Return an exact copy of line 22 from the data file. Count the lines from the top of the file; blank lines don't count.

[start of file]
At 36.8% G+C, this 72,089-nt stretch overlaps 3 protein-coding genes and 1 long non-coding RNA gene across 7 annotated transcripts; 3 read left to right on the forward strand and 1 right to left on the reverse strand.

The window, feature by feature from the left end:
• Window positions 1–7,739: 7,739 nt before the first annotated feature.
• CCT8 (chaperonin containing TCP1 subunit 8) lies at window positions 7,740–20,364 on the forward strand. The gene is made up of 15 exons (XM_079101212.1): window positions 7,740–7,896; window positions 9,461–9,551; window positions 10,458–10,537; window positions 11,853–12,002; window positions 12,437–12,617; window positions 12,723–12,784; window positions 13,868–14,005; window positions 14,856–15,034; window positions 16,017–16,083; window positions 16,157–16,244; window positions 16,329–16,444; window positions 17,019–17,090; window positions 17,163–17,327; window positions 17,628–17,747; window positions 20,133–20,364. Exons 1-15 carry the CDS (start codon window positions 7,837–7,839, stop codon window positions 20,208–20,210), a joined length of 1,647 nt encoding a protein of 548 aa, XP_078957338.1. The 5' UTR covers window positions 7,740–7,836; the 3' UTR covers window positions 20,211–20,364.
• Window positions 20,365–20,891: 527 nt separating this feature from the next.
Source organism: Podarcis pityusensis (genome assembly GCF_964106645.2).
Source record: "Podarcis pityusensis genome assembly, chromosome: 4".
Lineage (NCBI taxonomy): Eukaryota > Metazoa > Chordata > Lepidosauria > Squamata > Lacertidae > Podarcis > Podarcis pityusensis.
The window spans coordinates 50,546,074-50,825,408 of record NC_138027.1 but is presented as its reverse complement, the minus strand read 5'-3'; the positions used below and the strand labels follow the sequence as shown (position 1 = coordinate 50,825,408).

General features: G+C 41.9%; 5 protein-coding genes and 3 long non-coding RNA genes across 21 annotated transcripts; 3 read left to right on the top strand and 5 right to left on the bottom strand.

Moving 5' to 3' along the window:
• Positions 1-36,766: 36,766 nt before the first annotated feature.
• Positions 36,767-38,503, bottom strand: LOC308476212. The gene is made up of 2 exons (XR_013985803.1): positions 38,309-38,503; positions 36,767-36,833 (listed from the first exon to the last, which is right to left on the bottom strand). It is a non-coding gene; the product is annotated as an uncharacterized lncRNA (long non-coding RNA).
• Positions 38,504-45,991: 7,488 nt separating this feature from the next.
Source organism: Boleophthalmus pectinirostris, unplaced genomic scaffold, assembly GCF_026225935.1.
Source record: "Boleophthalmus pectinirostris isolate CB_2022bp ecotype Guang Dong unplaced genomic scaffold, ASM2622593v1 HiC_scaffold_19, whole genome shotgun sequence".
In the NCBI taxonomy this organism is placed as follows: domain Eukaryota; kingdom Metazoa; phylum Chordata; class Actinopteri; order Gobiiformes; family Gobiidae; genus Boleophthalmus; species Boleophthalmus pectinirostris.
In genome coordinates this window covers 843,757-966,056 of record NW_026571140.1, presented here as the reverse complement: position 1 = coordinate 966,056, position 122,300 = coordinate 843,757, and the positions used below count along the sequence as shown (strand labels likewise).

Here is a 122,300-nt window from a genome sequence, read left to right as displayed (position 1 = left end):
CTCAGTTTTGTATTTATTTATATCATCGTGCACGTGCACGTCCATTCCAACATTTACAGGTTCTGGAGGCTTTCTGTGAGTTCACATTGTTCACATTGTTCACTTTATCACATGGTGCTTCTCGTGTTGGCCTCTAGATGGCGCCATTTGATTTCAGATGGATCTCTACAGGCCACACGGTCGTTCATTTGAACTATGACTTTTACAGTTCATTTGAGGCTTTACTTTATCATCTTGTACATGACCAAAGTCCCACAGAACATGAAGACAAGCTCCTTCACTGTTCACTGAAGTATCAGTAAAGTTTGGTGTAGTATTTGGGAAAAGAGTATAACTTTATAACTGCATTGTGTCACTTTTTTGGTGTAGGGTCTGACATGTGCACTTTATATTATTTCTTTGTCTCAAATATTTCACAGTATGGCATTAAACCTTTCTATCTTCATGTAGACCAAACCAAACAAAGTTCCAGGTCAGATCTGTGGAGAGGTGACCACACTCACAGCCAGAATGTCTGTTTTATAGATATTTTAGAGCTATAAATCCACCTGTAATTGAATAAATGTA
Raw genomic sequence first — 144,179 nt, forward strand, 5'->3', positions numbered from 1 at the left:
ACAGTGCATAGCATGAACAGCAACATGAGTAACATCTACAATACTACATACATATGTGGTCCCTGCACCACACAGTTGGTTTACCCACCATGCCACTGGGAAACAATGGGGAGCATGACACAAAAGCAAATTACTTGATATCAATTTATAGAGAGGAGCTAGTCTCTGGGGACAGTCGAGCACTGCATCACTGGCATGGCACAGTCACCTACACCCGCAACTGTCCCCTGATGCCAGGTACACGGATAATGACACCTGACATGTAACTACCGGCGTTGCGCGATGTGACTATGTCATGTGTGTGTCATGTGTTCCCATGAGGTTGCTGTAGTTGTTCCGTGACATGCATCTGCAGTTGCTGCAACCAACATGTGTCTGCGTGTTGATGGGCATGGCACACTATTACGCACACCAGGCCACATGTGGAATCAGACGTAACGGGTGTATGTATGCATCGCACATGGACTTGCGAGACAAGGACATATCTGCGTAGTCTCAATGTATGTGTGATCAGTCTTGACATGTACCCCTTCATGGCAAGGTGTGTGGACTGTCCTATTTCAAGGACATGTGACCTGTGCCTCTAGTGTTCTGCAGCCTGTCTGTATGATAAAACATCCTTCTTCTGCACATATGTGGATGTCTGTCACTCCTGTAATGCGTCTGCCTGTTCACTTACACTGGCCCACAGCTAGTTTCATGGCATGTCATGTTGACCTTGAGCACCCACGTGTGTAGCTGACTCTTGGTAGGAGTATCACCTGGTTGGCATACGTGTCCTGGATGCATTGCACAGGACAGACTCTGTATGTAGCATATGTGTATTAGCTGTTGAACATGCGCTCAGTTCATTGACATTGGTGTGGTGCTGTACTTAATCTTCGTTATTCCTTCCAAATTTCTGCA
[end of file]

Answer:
ACAGTGCATAGCATGAACAGCAACATGAGTAACATCTACAATACTACATACATATGTGGTCCCTGCACCACACAGTTGGTTTACCCACCATGCCACTGGGAAACAATGGGGAGCATGACACAAAAGCAAATTACTTGATATCAATTTATAGAGAGGAGCTAGTCTCTGGGGACAGTCGAGCACTGCATCACTGGCATGGCACAGTCACCTACACCCGCAACTGTCCCCTGATGCCAGGTACACGGATAATGACACCTGACATGTAACTACCGGCGTTGCGCGATGTGACTATGTCATGTGTGTGTCATGTGTTCCCATGAGGTTGCTGTAGTTGTTCCGTGACATGCATCTGCAGTTGCTGCAACCAACATGTGTCTGCGTGTTGATGGGCATGGCACACTATTACGCACACCAGGCCACATGTGGAATCAGACGTAACGGGTGTATGTATGCATCGCACATGGACTTGCGAGACAAGGACATATCTGCGTAGTCTCAATGTATGTGTGATCAGTCTTGACATGTACCCCTTCATGGCAAGGTGTGTGGACTGTCCTATTTCAAGGACATGTGACCTGTGCCTCTAGTGTTCTGCAGCCTGTCTGTATGATAAAACATCCTTCTTCTGCACATATGTGGATGTCTGTCACTCCTGTAATGCGTCTGCCTGTTCACTTACACTGGCCCACAGCTAGTTTCATGGCATGTCATGTTGACCTTGAGCACCCACGTGTGTAGCTGACTCTTGGTAGGAGTATCACCTGGTTGGCATACGTGTCCTGGATGCATTGCACAGGACAGACTCTGTATGTAGCATATGTGTATTAGCTGTTGAACATGCGCTCAGTTCATTGACATTGGTGTGGTGCTGTACTTAATCTTCGTTATTCCTTCCAAATTTCTGCA